, and extend this to a basis for
Rm
. Relative tothese bases,
A
will have a diagonal representation. But in general, although the
v
’s are orthogonal, thereis no reason to expect the
u
’s to be. The possibility of choosing the
v
–basis so that its orthogonality ispreserved under
A
is the key point. We show next that the EVD of the
n
×
n
symmetric matrix
A
T
A
provides just such a basis, namely, the eigenvectors of
A
T
A.
Let
A
T
A
=
VDV
T
, with the diagonal entries
λ
i
of
D
arranged in nonincreasing order, and let the2
columns of
V
(which are eigenvectors of
A
T
A
) be the orthonormal basis
{
v
1
, v
2
,
···
,v
n
}
. Then
Av
i
·
Av
j
= (
Av
i
)
T
(
Av
j
) =
v
T i
A
T
Av
j
=
v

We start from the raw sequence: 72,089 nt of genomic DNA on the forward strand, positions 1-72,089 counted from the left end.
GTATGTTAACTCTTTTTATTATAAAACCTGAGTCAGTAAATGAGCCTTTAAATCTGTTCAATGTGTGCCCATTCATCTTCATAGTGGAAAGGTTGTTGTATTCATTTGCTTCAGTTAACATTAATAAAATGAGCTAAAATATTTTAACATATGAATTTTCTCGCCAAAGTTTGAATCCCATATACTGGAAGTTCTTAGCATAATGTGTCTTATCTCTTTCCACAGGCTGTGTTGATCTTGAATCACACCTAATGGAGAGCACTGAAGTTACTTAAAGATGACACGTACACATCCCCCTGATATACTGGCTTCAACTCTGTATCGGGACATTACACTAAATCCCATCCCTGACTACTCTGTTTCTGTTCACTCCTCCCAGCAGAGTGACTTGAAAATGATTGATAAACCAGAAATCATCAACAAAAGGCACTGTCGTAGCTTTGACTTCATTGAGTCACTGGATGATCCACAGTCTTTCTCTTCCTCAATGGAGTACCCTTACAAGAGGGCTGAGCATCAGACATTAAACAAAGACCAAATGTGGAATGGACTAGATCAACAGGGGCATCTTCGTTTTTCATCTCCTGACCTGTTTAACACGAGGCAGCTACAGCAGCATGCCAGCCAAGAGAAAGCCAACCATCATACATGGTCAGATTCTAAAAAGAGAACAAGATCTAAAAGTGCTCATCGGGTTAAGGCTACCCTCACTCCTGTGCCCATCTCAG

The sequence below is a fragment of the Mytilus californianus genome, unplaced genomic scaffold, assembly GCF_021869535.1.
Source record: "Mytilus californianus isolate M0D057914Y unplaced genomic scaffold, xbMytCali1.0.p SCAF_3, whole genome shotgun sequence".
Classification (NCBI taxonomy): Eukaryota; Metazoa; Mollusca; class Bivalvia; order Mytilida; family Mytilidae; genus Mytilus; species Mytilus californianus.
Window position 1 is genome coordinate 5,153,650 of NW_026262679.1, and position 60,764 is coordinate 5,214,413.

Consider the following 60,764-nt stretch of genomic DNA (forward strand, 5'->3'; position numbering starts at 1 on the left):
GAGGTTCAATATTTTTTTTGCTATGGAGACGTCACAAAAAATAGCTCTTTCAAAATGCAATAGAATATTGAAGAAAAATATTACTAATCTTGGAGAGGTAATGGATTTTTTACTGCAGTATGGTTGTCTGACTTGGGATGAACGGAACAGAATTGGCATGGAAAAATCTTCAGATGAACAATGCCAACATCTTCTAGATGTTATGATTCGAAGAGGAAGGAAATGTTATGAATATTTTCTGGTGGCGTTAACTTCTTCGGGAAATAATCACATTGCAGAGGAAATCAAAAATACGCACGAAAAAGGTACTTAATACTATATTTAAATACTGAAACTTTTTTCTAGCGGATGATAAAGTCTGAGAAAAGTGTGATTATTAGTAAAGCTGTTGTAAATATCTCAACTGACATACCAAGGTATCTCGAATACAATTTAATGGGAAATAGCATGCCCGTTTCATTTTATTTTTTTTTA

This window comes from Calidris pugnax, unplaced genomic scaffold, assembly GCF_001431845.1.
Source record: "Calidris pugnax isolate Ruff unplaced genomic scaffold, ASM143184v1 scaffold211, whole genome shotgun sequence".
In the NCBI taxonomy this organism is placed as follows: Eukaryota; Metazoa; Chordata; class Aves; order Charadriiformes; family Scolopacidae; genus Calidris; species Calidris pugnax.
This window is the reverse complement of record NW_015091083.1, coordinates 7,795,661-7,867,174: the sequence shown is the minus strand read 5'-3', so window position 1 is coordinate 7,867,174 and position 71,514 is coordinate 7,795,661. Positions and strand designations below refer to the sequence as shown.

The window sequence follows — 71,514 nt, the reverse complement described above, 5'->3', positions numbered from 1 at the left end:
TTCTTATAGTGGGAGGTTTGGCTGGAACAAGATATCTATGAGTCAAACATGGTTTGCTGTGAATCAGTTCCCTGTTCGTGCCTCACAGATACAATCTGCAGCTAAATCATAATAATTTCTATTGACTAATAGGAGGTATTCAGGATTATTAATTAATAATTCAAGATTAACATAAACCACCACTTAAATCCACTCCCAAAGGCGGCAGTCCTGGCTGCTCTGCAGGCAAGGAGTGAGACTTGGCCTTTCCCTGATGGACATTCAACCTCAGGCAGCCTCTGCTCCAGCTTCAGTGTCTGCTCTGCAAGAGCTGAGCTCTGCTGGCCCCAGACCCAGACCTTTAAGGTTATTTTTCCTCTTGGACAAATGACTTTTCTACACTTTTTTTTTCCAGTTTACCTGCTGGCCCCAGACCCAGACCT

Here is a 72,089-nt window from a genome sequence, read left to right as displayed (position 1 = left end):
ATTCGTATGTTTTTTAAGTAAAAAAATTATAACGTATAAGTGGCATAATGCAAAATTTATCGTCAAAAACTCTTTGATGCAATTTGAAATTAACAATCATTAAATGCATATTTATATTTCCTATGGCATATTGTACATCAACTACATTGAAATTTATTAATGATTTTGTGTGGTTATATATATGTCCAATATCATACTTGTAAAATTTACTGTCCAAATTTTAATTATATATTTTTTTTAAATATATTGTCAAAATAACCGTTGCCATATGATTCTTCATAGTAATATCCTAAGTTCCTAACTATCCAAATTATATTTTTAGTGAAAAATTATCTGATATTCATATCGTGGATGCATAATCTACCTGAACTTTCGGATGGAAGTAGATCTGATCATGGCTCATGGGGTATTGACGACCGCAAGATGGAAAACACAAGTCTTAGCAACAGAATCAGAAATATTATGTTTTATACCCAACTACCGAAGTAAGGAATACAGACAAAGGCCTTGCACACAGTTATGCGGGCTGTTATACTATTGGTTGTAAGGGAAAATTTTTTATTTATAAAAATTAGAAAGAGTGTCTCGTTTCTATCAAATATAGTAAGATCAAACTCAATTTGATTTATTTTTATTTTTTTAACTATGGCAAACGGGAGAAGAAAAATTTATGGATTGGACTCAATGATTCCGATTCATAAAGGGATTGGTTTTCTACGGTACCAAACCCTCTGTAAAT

T i
(
λ
j
v
j
) =
λ
j
v
i
·
v
j
so the image set
{
Av
1
, Av
2
,
···
,Av
n
}
is orthogonal, and the nonzero vectors in this set form a basisfor the range of
A
. Thus, the eigenvectors of
A
T
A
and their images under
A
provide orthogonal basesallowing
A
to be expressed in a diagonal form.To complete the construction, we normalize the vectors
Av
i
. The eigenvalues of
A
T
A
again appearin this step. Taking
i
=
j
in the calculation above gives

Av
i

2
=
λ
i
, which means
λ
i
≥
0
.
Since theseeigenvalues were assumed to be arranged in nonincreasing order, we conclude that
λ
1
≥
λ
2
≥ ··· ≥
λ
k
≥
0 and, since the rank of
A
equals
k, λ
i
= 0 for
i > k.
The orthonormal basis for the range is thereforedeﬁned by
u
i
=
Av
i

Av
i

=1
√
λ
i
Av
i
; 1
≤
i
≤
k
If
k < m,
we extend this to an orthonormal basis for
Rm
.This completes the construction of the desired orthonormal bases for
Rn
and
Rm
. Setting
σ
i
=
√
λ
i
we have
Av
i
=
σ
i
u
i
for all
i
≤
k.
Assembling the
v
i
as the columns of a matrix